Northwestern University and Evanston's Only Daily News Source Since 1881

The Daily Northwestern

Northwestern University and Evanston's Only Daily News Source Since 1881

The Daily Northwestern

Northwestern University and Evanston's Only Daily News Source Since 1881

The Daily Northwestern


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NU Hillel, Wildcats for Israel host Yom Ha’atzmaut celebration in honor of Israel’s independence day

Students+could+compete+to+guess+the+number+of+cherry+tomatoes+in+a+jar.+Some+say+the+fruit+is+an+Israeli+invention.
Samantha Powers/The Daily Northwestern
Students could compete to guess the number of cherry tomatoes in a jar. Some say the fruit is an Israeli invention.

Northwestern Hillel and Wildcats for Israel hosted their annual Yom Ha’atzmaut Israel Fest on Tuesday. The event featured activities like Israeli pop culture trivia and Israeli games, including Rummikub, backgammon and gaga ball.

Yom Ha’atzmaut commemorates Israel’s declaration of independence on May 14, 1948. Weinberg senior Lily Cohen helped organize the event as part of the NU Israel Peace and Reflection Week programming.

“Israel week has been a really special opportunity for a lot of the Jewish community to come together and to celebrate and to just be really proud,” Cohen said. “We’ve had some more somber events, like Yom HaZikaron… but then to be able to celebrate Jewish pride, Israeli life, I think it’s just really nice that we have this opportunity.”

The event was originally slated to happen on the lawn outside Foster-Walker Complex, but organizers moved it inside the Hillel building due to inclement weather. An arch of blue and white balloons greeted attendees at the door.

Communication senior Ani Feinberg said she was bummed that the event was moved inside because she was hoping it would be an opportunity for more Jewish visibility on campus.

She said NU Chabad’s giant loaf of Challah bread at SpoonFest on Friday was a “perfect example” of positive Jewish visibility on campus.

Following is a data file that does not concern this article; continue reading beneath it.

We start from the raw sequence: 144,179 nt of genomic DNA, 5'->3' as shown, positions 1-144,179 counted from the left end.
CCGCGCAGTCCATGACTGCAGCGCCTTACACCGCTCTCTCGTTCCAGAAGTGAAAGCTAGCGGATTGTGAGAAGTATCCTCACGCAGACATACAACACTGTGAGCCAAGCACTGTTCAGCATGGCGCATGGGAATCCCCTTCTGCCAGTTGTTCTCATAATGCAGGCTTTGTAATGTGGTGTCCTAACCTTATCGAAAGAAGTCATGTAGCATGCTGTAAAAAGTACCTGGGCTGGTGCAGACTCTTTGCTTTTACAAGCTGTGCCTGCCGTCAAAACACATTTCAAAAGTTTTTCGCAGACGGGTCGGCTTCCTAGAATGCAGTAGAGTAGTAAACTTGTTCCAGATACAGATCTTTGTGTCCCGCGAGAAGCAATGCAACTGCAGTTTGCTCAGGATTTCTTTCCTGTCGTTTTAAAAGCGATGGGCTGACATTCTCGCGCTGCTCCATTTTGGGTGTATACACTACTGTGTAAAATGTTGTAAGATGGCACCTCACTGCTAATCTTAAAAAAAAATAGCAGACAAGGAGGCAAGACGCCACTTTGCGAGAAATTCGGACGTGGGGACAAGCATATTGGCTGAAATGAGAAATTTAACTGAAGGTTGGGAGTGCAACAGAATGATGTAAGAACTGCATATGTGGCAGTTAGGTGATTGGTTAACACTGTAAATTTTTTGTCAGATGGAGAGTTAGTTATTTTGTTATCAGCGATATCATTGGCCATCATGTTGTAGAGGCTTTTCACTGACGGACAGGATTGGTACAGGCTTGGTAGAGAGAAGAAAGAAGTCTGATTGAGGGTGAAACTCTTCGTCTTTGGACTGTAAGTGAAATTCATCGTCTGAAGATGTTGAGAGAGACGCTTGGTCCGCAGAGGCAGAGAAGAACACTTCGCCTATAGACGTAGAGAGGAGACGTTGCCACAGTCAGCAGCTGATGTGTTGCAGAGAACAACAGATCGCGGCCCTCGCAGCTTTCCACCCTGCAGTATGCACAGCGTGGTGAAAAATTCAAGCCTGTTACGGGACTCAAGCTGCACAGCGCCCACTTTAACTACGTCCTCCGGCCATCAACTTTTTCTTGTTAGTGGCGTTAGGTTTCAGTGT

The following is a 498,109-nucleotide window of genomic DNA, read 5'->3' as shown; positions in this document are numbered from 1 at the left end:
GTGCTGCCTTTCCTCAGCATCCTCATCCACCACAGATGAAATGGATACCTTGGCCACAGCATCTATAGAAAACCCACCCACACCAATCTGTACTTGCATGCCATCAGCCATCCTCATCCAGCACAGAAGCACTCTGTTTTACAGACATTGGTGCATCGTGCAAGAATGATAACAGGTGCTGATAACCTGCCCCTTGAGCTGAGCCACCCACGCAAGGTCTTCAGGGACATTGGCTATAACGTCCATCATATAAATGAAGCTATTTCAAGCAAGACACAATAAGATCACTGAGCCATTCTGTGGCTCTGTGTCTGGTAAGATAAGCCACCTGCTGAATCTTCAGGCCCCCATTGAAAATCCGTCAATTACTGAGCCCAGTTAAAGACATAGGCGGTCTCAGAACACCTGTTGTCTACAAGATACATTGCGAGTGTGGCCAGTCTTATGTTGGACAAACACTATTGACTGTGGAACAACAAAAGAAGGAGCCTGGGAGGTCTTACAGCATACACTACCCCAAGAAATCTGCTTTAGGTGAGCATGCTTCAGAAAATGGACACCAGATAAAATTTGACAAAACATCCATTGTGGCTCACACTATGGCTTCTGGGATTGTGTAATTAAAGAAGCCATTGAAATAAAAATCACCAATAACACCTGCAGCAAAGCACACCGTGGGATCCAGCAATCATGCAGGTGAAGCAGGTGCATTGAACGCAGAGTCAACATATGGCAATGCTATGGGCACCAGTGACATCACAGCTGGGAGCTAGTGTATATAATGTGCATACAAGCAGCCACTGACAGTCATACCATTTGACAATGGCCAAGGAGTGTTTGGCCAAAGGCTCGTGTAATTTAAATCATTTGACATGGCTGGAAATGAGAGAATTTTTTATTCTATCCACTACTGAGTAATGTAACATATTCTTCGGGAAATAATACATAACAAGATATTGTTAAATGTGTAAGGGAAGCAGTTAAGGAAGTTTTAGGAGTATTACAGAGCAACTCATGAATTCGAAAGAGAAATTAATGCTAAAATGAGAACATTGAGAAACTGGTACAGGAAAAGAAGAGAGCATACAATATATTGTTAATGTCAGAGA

“(It was) not necessarily divisive or aggressive political stances, but more helping people to understand and take part in Jewish culture and what we are all about here,” she said.

Jami Garfinkel, the engagement associate at NU Hillel, said she hopes the event will inspire new people to get involved with Hillel.

She added that she wants Jewish students to feel safe and comfortable celebrating their culture through the Israel Week programming.

“I think given the current climate on campus, a lot of students who are Jewish and maybe identify with Israel or have a connection there have felt kind of isolated,” Garfinkel said. “I think that it’s really important for students this year to feel like they have a space.”

Rivka Schaffel, a second-year counseling graduate student, said she was thankful to the event’s organizers for providing a safe place to belong.

Schaffel said she was raised Orthodox Jewish and spent her whole life learning about Israel and its significance in Jewish culture. But, she said living in Israel for a year after high school opened her eyes to what she was missing living in the U.S.

“Spirituality, connection, family (and) God’s presence,” Schaffel said. “You can get all of that wherever you are, (but) when you’re in Israel, it’s there. It’s more accessible. Everyone’s with you in that.”

In contrast, she said, the U.S. is a more secular, individualized country, but in Israel, she feels like she is automatically a part of a community.

This year, Schaffel said celebrating Israel’s Independence Day touches a “raw nerve,” adding that she feels more connected to her community on the holiday than she has in any years past.

“Today, when I think about celebrating, I’m celebrating not only the existence of us having a state but the existence of us as a nation for thousands and thousands of years,” she said. “No matter how many powerful empires and countries and rulers have attempted to just get rid of us, we’re still here and we’re still strong and we’re still loving.”

Email: [email protected] 

X: @sqpowers04

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